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Kemp to House Republicans on Infighting: “Enough is Enough”

Georgia Governor Brian Kemp recently voiced his support for House Speaker Mike Johnson amidst ongoing internal conflicts among House Republicans. On a social media post, Kemp emphasized the need for unity and focus within the Republican party, criticizing the continuous infighting and its potential to inadvertently grant Democrats more influence in the House. He stressed that Republicans should concentrate on legislative duties and address the significant issues the country faces, expressing his unequivocal support for Speaker Johnson.

This endorsement came as a direct response to Representative Thomas Massie’s public backing of Representative Marjorie Taylor Greene’s proposal to remove Johnson from his leadership position. Massie’s support for Greene’s motion arose shortly after Johnson announced his intention to facilitate the passage of foreign aid through four separate bills, which would benefit Ukraine, Israel, Taiwan, and address other national security concerns. Notably, Johnson’s proposal excluded border security enhancements—a previous stipulation demanded by many in the GOP for any Ukraine aid, marking a significant policy shift.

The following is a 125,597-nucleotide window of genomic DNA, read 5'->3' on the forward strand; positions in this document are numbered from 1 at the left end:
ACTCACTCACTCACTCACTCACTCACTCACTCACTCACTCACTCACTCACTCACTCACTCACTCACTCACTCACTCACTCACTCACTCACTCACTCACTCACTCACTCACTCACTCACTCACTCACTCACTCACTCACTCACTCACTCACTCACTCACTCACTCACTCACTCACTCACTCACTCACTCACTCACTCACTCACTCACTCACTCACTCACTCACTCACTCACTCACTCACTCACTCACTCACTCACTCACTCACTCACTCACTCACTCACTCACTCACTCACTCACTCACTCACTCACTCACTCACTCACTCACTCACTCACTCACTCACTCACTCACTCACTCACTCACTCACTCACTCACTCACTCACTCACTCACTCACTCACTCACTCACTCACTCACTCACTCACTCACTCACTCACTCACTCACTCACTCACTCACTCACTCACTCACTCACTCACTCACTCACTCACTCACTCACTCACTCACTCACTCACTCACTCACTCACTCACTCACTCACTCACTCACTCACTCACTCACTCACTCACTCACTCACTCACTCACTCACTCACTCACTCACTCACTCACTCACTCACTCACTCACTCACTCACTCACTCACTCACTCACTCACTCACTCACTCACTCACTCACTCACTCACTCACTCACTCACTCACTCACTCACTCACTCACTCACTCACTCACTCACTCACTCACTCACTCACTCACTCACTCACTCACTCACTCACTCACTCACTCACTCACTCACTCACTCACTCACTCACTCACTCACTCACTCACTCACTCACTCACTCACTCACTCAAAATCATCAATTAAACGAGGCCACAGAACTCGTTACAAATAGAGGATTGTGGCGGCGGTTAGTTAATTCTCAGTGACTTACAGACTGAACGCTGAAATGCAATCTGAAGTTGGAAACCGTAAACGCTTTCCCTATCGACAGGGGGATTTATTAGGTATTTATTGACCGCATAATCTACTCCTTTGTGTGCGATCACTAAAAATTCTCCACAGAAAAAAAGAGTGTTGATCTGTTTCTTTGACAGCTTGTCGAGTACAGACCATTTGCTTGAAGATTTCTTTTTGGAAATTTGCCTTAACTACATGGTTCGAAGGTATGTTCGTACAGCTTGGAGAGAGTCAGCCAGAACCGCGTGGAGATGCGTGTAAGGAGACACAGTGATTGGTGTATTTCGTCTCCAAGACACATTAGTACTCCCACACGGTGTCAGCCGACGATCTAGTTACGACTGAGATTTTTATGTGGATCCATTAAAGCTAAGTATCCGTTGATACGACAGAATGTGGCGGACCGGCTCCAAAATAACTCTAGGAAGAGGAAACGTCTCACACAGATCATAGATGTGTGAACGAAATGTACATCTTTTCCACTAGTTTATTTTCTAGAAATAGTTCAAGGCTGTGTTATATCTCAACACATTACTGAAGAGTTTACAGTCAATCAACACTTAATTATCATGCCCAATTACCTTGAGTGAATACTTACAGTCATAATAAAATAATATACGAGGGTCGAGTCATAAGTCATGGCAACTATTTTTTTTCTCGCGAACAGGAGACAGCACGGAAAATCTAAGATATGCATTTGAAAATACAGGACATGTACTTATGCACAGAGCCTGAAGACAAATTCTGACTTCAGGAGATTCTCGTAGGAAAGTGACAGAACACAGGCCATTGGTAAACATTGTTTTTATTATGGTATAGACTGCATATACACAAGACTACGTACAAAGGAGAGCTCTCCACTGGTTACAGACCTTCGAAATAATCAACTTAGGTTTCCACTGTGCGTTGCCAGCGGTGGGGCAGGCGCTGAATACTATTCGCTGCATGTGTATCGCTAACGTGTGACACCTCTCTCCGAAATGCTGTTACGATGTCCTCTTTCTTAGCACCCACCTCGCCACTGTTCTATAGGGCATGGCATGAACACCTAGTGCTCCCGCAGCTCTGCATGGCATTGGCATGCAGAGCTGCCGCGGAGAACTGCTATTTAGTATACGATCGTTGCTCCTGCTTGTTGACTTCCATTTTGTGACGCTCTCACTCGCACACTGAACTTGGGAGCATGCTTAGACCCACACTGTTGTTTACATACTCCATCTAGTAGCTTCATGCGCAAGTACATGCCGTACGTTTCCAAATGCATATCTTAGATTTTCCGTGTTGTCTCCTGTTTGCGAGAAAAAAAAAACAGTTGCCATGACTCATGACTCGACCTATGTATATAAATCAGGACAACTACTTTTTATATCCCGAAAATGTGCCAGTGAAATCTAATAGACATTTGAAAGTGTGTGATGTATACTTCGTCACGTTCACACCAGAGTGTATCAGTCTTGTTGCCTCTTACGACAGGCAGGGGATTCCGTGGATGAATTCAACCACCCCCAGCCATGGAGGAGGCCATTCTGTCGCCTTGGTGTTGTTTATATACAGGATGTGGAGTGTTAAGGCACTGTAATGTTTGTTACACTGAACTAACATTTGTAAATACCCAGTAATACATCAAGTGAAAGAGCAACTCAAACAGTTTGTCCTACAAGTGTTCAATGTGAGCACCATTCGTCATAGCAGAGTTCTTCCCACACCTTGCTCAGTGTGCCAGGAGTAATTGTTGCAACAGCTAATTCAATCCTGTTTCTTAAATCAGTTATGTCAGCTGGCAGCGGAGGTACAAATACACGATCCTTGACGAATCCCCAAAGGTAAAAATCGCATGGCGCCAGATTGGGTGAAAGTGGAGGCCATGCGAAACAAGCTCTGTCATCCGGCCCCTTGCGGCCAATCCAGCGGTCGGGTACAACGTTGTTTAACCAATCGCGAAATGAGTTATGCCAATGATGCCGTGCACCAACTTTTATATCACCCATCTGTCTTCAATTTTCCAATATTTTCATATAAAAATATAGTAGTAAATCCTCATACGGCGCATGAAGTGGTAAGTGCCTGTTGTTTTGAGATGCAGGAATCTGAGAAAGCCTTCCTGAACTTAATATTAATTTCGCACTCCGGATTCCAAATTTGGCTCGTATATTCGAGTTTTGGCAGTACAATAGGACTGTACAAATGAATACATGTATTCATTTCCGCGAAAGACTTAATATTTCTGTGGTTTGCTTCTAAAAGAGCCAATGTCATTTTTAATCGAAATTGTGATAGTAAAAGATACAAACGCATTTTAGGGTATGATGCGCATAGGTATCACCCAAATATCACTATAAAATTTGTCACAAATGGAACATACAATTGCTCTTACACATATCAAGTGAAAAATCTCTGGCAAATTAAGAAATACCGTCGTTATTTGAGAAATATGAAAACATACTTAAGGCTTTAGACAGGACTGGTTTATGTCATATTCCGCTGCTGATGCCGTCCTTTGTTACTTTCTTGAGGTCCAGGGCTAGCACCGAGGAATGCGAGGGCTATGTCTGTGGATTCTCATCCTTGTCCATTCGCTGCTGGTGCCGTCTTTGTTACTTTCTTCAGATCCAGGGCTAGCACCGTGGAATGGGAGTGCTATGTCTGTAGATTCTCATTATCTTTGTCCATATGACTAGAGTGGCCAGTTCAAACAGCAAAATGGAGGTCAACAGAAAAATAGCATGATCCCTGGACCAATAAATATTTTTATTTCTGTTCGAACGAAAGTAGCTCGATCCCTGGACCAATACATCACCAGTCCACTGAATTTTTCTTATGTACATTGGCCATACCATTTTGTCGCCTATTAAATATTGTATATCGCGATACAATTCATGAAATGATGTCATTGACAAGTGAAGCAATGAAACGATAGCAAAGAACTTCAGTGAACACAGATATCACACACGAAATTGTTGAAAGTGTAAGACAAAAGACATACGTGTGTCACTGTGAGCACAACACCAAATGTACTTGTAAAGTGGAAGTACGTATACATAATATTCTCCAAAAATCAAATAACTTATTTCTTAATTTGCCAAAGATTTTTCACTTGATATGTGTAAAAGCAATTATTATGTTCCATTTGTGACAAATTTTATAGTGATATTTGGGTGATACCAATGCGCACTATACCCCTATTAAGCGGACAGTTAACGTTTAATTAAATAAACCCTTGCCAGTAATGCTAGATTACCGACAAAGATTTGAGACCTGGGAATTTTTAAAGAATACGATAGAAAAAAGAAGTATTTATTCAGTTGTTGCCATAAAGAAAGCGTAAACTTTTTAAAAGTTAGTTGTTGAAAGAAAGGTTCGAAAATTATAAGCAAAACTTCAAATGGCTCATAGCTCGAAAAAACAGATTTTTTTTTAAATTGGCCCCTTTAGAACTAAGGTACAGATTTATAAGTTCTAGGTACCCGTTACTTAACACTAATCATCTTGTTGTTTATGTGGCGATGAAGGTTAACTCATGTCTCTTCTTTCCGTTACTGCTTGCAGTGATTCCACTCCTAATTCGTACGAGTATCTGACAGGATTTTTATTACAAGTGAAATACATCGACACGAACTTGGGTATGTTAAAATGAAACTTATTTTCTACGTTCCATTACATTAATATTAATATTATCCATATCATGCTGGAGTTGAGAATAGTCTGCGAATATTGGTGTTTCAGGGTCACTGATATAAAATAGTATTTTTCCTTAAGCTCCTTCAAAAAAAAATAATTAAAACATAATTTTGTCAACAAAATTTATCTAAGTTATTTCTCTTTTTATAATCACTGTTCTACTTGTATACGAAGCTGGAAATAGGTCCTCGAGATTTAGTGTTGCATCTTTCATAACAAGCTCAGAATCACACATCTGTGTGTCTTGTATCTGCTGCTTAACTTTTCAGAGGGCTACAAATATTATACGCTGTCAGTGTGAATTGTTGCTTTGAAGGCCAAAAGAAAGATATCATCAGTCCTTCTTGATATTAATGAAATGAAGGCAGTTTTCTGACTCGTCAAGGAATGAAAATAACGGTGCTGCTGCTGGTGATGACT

Massie justified his decision by pointing to Johnson’s approach to handling not only the Ukraine aid but also government funding and the reauthorization of the U.S.’s warrantless surveillance authority. The timing for triggering a motion-to-vacate resolution remains uncertain, but given the GOP’s slim majority, Johnson might need Democratic support to retain his position. Recent statements from some Democrats suggest a willingness to support Johnson if he prioritizes Ukraine aid.

On the same day, various Republican lawmakers criticized the move to oust the Speaker, doubting its success if brought to a vote. Representative Garrett Graves remarked on the fractured state of the GOP majority, suggesting that it’s unlikely a new leader could garner majority support at this juncture. Meanwhile, Representative Jim Jordan, who previously contested for the Speaker’s role, dismissed the motion to vacate as unnecessary and disruptive, arguing that it detracts from the party’s governance responsibilities and its commitment to the electorate.

These internal party dynamics surface only months after former House Speaker Kevin McCarthy was removed from his position due to disagreements over government funding and other policy issues, which led to a leadership void in the House for nearly three weeks. The ongoing disputes highlight the challenges the GOP faces in maintaining cohesion and effectiveness in governance.